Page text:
Poverty Rises Sharply in PA and the Nation

Publication Date: 
September 26, 2011

Analysis of CPS report on national poverty and uninsured rates

Press release on ACS data on state and regional poverty rates

Tables detailing ACS data on poverty and uninsured rates by PA county and metro area

As the recession took its toll last year, more Pennsylvanians and Americans fell into poverty, saw their incomes decline and joined the ranks of the uninsured, according to new data from the U.S. Census Bureau.

The Census Bureau released the results of two annual surveys this month detailing poverty rates at the national, state and local levels. The Pennsylvania Budget and Policy Center has analyses of the two surveys.

Current Population Survey: National Data

As this chart shows, recessions typically drive up poverty levels, and the Great Recession has been no exception.

Recessions Drive Up Poverty Rates in PA and the U.S.
Click here
to enlarge chart

According to the Current Population Survey (CPS) released on September 13, the national poverty rate increased to 15.1% in 2010, the highest level since 1993, with a record-breaking 46.2 million American adults and children living in poverty. Median household income also declined, and the number of individuals without health insurance increased again, now approaching 50 million.

The CPS is most appropriate for national level data, but its sample sizes are not as reliable for state-level data. Read the Pennsylvania Budget and Policy Center's full analysis of the CPS data.

American Community Survey: State and Local Data

The American Community Survey, released on September 22, provides more reliable state and local data. That survey shows that poverty rose sharply in most regions of Pennsylvania, again highlighting the widespread impact of the recession and the need for policymakers to protect struggling families and invest in building a stronger economy.

Read the Keystone Research Center and Pennsylvania Budget and Policy Center's press release on the ACS data and view tables detailing metro and county level data in the ACS.

In urban areas of Pennsylvania, poverty rose to 14.7% in 2010 with 1,360,202 urban residents currently living in poverty, according to the ACS. That is up from 12.7% in 2007, before the recession started. The picture is similarly bleak in rural Pennsylvania where 9.5% of residents (287,982 people) lived in poverty in 2010, up from 8.1% in 2007.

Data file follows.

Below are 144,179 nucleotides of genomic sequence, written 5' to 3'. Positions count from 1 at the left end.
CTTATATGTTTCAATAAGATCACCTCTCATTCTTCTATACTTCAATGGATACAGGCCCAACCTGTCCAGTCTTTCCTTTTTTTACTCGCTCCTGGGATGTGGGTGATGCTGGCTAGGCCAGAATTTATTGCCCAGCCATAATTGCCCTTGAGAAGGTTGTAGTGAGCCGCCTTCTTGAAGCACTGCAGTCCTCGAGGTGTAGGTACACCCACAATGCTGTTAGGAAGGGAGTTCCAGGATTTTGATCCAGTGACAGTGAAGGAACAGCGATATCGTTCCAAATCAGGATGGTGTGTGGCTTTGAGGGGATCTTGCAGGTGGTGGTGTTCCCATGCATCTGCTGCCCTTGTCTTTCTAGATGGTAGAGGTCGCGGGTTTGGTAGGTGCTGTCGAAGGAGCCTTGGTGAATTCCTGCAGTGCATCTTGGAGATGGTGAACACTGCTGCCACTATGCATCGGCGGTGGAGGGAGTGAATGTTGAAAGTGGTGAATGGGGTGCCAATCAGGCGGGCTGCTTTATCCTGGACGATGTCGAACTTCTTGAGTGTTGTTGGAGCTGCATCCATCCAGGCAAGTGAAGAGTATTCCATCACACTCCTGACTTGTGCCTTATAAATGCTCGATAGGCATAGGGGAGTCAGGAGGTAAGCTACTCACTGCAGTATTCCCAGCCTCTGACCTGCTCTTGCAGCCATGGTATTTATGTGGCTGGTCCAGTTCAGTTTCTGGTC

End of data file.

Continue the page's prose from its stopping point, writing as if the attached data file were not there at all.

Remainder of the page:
According to the ACS, overall poverty in Pennsylvania rose by a statistically significant margin, going from 11.6% in 2007 to 13.4% in 2010. The number of Pennsylvanians living in deep poverty — the share of the population with incomes below half the poverty line — rose to 5.9% (726,102 people) in 2010, a statistically significant increase.

Most Pennsylvania metro areas also saw statistically significant increases in poverty from 2007 to 2010.

Poverty has risen in most parts of PA (2007 to 2010)

  Poverty Rates (%)
Metropolitan and Micropolitan Statistical Areas 2007   2010
Pennsylvania 11.6% * 13.4%
Allentown-Bethlehem-Easton, PA-NJ 8.0 * 11.7
Altoona, PA 13.7   12.3
Bloomsburg-Berwick, PA 12.4 * 16.5
Chambersburg, PA 7.8   9.2
DuBois, PA 15.8   16.4
East Stroudsburg, PA 8.7 * 13.6
Erie, PA 14.5 * 17.4
Gettysburg, PA 7.4 * 10.2
Harrisburg-Carlisle, PA 8.7 * 10.9
Indiana, PA 20.8   18.8
Johnstown, PA Metro Area 13.9   12.9
Lancaster, PA 8.7 * 10.5
Lebanon, PA 8.6   10.9
Meadville, PA 13.8 * 20.7
New Castle, PA 14.3   16.6
Philadelphia-Camden-Wilmington, PA-NJ-DE-MD 11.5 * 12.7
Pittsburgh, PA 11.2 * 12.2
Pottsville, PA 12.0   12.7
Reading, PA 11.3 * 14.1
Scranton--Wilkes-Barre, PA 11.9 * 14.9
Somerset, PA 10.3 * 14.4
State College, PA 15.1 * 20.9
Sunbury, PA 12.9   15.1
Williamsport, PA 12.9 * 18.0
York-Hanover, PA 8.9   9.2

Note. *Poverty rate is statistically different at the 90 percent confidence level from the 2010 poverty rate.

Source. Keystone Research Center and Pennsylvania Budget and Policy Center calculations based on the American Community Survey 2007-2010